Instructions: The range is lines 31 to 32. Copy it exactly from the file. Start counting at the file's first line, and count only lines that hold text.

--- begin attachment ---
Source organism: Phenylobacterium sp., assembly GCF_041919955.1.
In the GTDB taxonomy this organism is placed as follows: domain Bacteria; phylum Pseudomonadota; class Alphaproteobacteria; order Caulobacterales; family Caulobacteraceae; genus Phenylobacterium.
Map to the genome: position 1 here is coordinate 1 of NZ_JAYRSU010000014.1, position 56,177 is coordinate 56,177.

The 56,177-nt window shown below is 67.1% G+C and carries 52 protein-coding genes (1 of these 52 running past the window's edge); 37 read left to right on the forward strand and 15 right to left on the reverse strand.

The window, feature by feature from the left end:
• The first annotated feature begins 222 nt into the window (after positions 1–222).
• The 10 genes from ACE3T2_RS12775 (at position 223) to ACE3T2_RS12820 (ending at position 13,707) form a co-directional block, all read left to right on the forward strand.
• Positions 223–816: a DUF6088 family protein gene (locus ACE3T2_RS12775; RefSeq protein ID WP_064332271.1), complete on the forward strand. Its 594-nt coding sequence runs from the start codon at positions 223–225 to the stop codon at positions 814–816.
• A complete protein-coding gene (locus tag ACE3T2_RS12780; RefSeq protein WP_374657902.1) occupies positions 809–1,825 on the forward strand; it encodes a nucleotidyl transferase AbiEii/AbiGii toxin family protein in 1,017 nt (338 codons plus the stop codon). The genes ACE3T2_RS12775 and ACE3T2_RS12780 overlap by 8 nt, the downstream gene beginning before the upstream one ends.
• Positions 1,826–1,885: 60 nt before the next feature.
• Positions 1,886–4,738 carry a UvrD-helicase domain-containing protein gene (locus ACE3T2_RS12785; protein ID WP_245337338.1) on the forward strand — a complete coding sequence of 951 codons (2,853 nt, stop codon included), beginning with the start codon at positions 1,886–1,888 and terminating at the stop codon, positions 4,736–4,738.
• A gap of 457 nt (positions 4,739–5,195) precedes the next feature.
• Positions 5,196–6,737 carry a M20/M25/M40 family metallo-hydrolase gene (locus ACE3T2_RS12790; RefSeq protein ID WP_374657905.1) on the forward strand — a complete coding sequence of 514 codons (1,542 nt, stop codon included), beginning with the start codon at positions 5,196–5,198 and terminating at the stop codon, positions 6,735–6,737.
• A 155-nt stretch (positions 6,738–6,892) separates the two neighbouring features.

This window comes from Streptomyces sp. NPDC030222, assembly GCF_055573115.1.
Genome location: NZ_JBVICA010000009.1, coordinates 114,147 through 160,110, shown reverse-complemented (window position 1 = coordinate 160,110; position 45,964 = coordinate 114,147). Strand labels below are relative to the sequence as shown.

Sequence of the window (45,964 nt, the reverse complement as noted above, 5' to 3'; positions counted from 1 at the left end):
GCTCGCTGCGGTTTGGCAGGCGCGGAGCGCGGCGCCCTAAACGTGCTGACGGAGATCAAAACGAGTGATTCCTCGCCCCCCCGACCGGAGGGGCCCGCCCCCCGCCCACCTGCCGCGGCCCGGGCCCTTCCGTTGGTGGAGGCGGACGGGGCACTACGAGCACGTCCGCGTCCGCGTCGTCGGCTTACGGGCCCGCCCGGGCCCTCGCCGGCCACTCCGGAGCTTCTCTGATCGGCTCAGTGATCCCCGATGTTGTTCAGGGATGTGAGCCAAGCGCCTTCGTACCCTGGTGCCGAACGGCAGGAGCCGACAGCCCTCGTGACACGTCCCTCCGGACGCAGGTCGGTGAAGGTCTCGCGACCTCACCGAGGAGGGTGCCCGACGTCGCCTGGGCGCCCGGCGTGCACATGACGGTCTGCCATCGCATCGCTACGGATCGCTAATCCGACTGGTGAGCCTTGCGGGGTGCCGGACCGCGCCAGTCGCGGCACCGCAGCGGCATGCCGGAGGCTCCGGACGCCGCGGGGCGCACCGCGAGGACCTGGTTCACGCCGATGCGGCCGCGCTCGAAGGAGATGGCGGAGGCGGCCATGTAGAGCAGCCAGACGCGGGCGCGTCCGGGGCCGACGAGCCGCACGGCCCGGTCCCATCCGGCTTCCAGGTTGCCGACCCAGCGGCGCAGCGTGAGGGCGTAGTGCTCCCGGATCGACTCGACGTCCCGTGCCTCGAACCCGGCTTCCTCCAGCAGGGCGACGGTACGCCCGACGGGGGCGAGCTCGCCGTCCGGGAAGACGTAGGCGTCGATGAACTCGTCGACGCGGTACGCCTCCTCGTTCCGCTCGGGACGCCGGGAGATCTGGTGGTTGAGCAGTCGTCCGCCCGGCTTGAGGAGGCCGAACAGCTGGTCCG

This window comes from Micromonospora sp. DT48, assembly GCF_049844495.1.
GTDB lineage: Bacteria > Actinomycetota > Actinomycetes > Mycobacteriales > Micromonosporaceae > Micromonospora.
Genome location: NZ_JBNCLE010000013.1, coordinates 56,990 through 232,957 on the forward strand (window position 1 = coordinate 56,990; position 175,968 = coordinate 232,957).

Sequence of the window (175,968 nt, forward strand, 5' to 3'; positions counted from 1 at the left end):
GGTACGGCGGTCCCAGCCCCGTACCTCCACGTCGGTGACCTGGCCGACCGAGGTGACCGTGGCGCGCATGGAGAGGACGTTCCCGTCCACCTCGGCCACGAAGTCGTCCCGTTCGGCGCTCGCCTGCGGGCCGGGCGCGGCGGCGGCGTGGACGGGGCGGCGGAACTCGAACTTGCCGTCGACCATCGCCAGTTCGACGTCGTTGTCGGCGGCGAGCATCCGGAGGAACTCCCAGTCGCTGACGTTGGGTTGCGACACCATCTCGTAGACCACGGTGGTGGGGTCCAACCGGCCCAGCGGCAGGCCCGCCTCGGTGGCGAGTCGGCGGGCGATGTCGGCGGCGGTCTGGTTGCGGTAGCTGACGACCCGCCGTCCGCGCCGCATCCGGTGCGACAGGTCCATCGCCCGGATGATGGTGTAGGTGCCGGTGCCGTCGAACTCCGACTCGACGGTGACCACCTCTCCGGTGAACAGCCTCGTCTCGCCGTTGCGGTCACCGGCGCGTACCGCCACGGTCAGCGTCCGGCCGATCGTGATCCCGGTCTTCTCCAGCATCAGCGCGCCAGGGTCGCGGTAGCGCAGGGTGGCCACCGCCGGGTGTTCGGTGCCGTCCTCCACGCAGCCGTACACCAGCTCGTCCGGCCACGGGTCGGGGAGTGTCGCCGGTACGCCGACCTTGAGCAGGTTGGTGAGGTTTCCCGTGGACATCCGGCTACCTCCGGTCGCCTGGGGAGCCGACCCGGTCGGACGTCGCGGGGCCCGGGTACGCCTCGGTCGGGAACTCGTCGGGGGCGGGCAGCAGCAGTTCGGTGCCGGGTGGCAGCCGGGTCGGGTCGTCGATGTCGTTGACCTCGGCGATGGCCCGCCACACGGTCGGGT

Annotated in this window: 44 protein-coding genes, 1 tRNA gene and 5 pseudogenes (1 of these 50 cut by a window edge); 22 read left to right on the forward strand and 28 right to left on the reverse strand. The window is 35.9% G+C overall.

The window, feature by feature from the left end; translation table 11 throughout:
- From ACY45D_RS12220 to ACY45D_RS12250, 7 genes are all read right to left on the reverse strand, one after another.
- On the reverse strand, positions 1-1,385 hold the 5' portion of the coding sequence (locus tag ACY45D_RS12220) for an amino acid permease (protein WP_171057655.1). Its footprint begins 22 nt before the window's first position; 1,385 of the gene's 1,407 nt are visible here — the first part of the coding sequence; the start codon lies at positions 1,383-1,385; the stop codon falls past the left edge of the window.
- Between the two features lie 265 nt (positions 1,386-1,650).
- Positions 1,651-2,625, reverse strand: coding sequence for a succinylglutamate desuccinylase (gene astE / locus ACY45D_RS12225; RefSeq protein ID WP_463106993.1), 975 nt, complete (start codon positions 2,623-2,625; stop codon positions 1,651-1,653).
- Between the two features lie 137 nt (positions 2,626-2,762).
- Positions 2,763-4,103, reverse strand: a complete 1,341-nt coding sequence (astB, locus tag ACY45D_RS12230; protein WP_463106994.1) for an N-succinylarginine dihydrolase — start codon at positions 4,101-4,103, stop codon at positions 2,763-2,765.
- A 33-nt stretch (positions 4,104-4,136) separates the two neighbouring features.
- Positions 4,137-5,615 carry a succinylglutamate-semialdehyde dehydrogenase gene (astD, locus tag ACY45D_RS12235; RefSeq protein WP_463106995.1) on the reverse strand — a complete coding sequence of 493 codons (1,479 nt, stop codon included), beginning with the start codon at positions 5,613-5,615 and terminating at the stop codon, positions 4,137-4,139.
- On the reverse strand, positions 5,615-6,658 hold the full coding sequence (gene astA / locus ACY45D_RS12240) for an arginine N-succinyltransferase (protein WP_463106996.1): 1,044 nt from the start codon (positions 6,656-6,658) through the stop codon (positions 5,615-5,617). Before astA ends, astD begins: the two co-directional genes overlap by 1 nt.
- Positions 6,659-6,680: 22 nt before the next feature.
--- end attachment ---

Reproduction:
- Positions 2,763-4,103, reverse strand: a complete 1,341-nt coding sequence (astB, locus tag ACY45D_RS12230; protein WP_463106994.1) for an N-succinylarginine dihydrolase — start codon at positions 4,101-4,103, stop codon at positions 2,763-2,765.
- A 33-nt stretch (positions 4,104-4,136) separates the two neighbouring features.